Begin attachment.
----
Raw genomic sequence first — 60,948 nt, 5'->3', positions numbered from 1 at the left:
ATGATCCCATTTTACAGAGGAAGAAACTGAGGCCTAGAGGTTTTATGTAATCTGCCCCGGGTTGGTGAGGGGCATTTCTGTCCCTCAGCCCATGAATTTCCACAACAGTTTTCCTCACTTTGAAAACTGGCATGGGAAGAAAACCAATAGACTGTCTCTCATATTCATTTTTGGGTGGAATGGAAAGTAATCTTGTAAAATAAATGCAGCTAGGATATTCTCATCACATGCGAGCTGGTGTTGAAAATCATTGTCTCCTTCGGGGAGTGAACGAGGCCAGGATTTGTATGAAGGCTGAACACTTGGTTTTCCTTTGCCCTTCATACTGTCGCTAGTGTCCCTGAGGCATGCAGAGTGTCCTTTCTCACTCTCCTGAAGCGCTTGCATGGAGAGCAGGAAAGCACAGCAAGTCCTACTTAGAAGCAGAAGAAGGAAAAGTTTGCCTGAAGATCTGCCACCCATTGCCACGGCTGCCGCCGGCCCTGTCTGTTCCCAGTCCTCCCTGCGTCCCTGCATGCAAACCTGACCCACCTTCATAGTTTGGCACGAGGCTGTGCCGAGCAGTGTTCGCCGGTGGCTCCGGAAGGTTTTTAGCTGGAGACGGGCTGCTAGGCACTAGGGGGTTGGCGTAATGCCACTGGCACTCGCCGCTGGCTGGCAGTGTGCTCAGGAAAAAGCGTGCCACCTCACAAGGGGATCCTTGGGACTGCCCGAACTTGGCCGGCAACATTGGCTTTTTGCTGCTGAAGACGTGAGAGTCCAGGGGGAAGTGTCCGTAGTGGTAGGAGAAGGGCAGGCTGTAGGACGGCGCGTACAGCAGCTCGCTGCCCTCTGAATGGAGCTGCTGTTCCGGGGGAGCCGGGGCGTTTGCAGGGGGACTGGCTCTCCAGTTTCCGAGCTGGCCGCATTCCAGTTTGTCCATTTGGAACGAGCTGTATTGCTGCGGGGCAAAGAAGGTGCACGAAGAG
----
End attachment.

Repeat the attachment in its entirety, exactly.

Raw genomic sequence first — 60,948 nt, 5'->3', positions numbered from 1 at the left:
ATGATCCCATTTTACAGAGGAAGAAACTGAGGCCTAGAGGTTTTATGTAATCTGCCCCGGGTTGGTGAGGGGCATTTCTGTCCCTCAGCCCATGAATTTCCACAACAGTTTTCCTCACTTTGAAAACTGGCATGGGAAGAAAACCAATAGACTGTCTCTCATATTCATTTTTGGGTGGAATGGAAAGTAATCTTGTAAAATAAATGCAGCTAGGATATTCTCATCACATGCGAGCTGGTGTTGAAAATCATTGTCTCCTTCGGGGAGTGAACGAGGCCAGGATTTGTATGAAGGCTGAACACTTGGTTTTCCTTTGCCCTTCATACTGTCGCTAGTGTCCCTGAGGCATGCAGAGTGTCCTTTCTCACTCTCCTGAAGCGCTTGCATGGAGAGCAGGAAAGCACAGCAAGTCCTACTTAGAAGCAGAAGAAGGAAAAGTTTGCCTGAAGATCTGCCACCCATTGCCACGGCTGCCGCCGGCCCTGTCTGTTCCCAGTCCTCCCTGCGTCCCTGCATGCAAACCTGACCCACCTTCATAGTTTGGCACGAGGCTGTGCCGAGCAGTGTTCGCCGGTGGCTCCGGAAGGTTTTTAGCTGGAGACGGGCTGCTAGGCACTAGGGGGTTGGCGTAATGCCACTGGCACTCGCCGCTGGCTGGCAGTGTGCTCAGGAAAAAGCGTGCCACCTCACAAGGGGATCCTTGGGACTGCCCGAACTTGGCCGGCAACATTGGCTTTTTGCTGCTGAAGACGTGAGAGTCCAGGGGGAAGTGTCCGTAGTGGTAGGAGAAGGGCAGGCTGTAGGACGGCGCGTACAGCAGCTCGCTGCCCTCTGAATGGAGCTGCTGTTCCGGGGGAGCCGGGGCGTTTGCAGGGGGACTGGCTCTCCAGTTTCCGAGCTGGCCGCATTCCAGTTTGTCCATTTGGAACGAGCTGTATTGCTGCGGGGCAAAGAAGGTGCACGAAGAG